Oil on canvas, 5.5 x 11.75 inches / Signed lower left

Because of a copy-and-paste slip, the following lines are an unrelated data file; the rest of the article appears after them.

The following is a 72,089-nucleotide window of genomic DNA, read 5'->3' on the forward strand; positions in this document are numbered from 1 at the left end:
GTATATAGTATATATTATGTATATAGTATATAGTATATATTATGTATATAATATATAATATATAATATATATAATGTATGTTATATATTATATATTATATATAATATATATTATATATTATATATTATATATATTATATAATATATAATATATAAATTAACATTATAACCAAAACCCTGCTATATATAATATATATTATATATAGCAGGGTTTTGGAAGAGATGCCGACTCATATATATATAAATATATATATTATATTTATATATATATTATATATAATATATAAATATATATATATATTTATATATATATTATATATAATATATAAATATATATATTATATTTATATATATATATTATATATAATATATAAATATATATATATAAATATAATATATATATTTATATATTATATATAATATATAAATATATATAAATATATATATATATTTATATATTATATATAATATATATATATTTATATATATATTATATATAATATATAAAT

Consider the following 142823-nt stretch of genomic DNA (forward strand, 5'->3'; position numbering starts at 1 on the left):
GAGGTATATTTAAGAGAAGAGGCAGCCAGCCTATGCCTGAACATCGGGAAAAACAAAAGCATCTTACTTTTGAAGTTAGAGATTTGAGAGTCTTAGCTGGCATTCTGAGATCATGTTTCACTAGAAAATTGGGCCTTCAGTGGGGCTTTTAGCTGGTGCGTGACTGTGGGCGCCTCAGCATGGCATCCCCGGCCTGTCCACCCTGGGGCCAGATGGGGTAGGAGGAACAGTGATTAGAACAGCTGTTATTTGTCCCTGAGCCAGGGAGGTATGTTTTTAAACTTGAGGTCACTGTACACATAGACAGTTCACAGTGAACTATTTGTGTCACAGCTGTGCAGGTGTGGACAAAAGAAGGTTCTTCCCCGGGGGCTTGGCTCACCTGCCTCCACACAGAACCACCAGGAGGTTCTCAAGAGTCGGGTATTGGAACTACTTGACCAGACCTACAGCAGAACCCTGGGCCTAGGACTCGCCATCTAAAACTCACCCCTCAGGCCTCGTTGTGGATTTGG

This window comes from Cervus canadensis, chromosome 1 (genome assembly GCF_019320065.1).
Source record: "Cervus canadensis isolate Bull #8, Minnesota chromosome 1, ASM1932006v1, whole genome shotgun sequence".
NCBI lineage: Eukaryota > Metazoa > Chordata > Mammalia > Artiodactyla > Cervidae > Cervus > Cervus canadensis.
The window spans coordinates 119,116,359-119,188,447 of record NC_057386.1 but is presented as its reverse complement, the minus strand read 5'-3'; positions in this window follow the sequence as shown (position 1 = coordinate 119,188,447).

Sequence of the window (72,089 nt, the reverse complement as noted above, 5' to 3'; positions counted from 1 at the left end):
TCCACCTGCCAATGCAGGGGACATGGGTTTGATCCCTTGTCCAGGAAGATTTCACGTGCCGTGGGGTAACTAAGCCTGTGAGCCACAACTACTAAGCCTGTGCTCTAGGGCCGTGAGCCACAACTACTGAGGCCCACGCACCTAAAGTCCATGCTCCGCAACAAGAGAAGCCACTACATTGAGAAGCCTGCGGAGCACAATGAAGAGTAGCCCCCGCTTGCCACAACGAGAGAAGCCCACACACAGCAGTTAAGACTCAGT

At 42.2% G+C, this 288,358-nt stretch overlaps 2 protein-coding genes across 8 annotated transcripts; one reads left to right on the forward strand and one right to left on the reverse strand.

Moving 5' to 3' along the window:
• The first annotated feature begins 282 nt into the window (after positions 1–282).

Diehl was born in London, England, where his father was the director of an Opera company and his mother was not only an accomplished pianist but a writer of romance novels. As a youth he spent many hours copying works at the National Gallery and British Museum. At age 15 he went to Milan, Italy and studied under Luigi Steffani. Two years after his return to London, one of his paintings was accepted at the Royal Academy. In 1893 Diehl immigrated to New York City, just as one of the worst depressions in American history struck. He made ends meet by painting and selling copies of European art in addition to singing, acting, directing and playing music. His first wife had died after arriving in New York and it was through his second wife that he met John and Lionel Barrymore, the famous theatrical family, whose traveling troupe he joined for a short time. By this time Diehl had been living in New Jersey and “post-traveling troupe” opened studios variously in Englewood Cliffs, Lakewood and Asbury Park between 1905 and 1913. Circa 1912 Diehl began summering Truro, Cape Cod, Massachusetts, which ultimately became his full-time home. Summers were spent in nearby Provincetown, Rhode Island. Diehl maintained studio at both locations, where he became best known for his dunescapes and beach and harbor scenes of Cape Cod. He maintained a winter studio in Hartford, Connecticut circa 1925. During the 1920s Saint Augustine, Florida was becoming popular with many of the Provincetown artists and he spent summers there from 1921 to 1923. A Cape Cod fixture and known for his rapid execution of paintings from memory, Diehl was the subject of a 1921 Fox Movietone series “short”. His finely detailed paintings belie the speed at which Diehl executed the works, often while engaged in conversation. Diehl was never represented by art dealers and sold his paintings to residents and tourists where he had his studios.